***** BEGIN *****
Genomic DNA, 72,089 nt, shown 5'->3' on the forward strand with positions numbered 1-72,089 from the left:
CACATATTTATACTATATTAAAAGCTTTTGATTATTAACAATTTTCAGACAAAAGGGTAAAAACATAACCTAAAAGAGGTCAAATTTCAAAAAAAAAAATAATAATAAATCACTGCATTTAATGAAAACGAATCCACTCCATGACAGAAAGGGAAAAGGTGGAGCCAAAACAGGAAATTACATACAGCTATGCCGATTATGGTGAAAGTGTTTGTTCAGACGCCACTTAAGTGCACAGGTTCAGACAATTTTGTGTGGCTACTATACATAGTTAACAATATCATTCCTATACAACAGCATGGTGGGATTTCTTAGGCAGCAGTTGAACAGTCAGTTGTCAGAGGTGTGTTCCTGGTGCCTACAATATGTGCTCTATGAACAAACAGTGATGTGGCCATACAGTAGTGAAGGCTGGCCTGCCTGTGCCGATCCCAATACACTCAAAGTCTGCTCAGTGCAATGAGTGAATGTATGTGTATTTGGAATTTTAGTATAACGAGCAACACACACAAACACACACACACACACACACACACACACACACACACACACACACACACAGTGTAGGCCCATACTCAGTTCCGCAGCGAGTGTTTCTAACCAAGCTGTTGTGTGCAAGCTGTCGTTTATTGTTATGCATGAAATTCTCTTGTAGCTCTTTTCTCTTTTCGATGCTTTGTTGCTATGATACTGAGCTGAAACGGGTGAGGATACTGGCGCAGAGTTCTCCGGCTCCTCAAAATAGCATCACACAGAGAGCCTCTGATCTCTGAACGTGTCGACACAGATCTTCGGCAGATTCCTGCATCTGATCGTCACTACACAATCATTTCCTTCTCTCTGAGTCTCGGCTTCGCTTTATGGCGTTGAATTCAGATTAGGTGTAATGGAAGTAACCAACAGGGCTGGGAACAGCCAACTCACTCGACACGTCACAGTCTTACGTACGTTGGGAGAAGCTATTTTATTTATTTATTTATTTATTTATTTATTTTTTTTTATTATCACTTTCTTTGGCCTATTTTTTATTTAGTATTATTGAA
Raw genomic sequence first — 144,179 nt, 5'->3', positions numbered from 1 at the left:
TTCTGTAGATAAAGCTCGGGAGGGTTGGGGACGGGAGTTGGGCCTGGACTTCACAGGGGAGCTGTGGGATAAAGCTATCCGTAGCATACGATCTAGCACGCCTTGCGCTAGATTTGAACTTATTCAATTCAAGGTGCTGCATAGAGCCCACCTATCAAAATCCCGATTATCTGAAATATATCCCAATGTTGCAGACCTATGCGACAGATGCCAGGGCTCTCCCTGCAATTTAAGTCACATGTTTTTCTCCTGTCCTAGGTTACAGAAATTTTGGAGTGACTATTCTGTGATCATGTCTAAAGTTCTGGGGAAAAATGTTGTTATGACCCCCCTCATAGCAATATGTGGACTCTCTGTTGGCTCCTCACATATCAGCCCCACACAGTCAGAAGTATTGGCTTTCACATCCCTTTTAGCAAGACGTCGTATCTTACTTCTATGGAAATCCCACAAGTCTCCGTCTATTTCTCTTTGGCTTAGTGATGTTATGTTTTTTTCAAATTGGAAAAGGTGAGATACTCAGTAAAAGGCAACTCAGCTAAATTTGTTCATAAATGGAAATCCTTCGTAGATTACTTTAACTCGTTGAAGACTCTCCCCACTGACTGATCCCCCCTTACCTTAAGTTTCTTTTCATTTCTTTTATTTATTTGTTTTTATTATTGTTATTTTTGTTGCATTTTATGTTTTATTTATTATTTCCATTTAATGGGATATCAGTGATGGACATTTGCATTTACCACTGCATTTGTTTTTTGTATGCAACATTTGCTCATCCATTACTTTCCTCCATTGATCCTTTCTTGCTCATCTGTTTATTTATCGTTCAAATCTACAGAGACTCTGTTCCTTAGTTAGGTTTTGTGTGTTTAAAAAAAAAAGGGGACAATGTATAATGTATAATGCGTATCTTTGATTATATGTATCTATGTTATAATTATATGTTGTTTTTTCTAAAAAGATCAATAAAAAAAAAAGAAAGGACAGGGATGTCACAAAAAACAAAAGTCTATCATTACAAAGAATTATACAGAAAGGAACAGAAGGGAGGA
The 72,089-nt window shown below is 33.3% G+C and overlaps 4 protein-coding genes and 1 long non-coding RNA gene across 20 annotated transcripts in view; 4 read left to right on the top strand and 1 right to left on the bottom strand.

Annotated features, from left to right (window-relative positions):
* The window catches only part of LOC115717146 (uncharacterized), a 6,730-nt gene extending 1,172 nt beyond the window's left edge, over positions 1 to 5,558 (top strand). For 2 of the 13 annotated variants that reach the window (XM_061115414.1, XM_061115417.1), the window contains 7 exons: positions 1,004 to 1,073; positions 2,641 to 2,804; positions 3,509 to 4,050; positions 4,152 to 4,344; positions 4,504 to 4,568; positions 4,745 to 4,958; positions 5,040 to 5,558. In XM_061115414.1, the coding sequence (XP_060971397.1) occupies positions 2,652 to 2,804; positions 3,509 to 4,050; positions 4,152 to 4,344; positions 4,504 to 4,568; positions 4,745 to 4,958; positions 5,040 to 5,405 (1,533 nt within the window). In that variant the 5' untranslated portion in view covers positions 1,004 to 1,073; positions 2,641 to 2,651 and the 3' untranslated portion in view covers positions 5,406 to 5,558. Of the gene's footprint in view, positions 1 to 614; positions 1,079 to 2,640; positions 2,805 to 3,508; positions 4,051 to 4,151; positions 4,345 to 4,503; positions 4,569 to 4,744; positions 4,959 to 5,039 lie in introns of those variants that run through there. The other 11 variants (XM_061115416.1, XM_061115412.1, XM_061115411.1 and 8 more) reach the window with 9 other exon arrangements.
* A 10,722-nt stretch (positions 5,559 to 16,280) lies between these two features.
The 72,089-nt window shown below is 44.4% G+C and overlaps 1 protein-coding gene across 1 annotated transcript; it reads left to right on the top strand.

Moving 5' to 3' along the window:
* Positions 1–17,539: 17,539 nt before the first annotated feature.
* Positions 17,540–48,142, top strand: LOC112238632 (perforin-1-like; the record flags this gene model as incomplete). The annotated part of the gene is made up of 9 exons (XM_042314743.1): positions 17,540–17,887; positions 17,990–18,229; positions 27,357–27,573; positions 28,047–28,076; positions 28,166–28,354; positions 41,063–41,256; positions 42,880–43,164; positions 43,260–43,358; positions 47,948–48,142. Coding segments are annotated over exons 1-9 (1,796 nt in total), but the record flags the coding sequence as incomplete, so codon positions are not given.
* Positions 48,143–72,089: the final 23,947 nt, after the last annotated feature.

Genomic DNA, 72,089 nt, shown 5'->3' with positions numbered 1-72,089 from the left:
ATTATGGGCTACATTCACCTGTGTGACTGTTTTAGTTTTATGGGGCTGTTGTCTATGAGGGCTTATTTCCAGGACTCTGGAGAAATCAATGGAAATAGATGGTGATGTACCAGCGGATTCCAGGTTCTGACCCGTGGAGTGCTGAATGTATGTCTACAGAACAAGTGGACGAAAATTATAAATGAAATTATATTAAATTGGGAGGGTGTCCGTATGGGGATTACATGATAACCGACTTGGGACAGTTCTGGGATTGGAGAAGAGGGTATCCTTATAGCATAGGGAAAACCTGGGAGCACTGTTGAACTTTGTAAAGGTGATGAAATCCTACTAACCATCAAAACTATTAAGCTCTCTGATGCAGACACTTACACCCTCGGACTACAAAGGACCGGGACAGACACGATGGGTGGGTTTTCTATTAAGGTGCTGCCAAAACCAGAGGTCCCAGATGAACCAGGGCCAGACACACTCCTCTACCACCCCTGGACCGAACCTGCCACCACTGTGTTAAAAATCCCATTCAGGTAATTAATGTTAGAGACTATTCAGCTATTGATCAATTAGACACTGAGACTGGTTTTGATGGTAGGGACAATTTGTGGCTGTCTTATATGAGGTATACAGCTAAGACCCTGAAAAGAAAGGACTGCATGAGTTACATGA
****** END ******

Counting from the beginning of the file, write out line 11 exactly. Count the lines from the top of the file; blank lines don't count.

* Positions 1–17,539: 17,539 nt before the first annotated feature.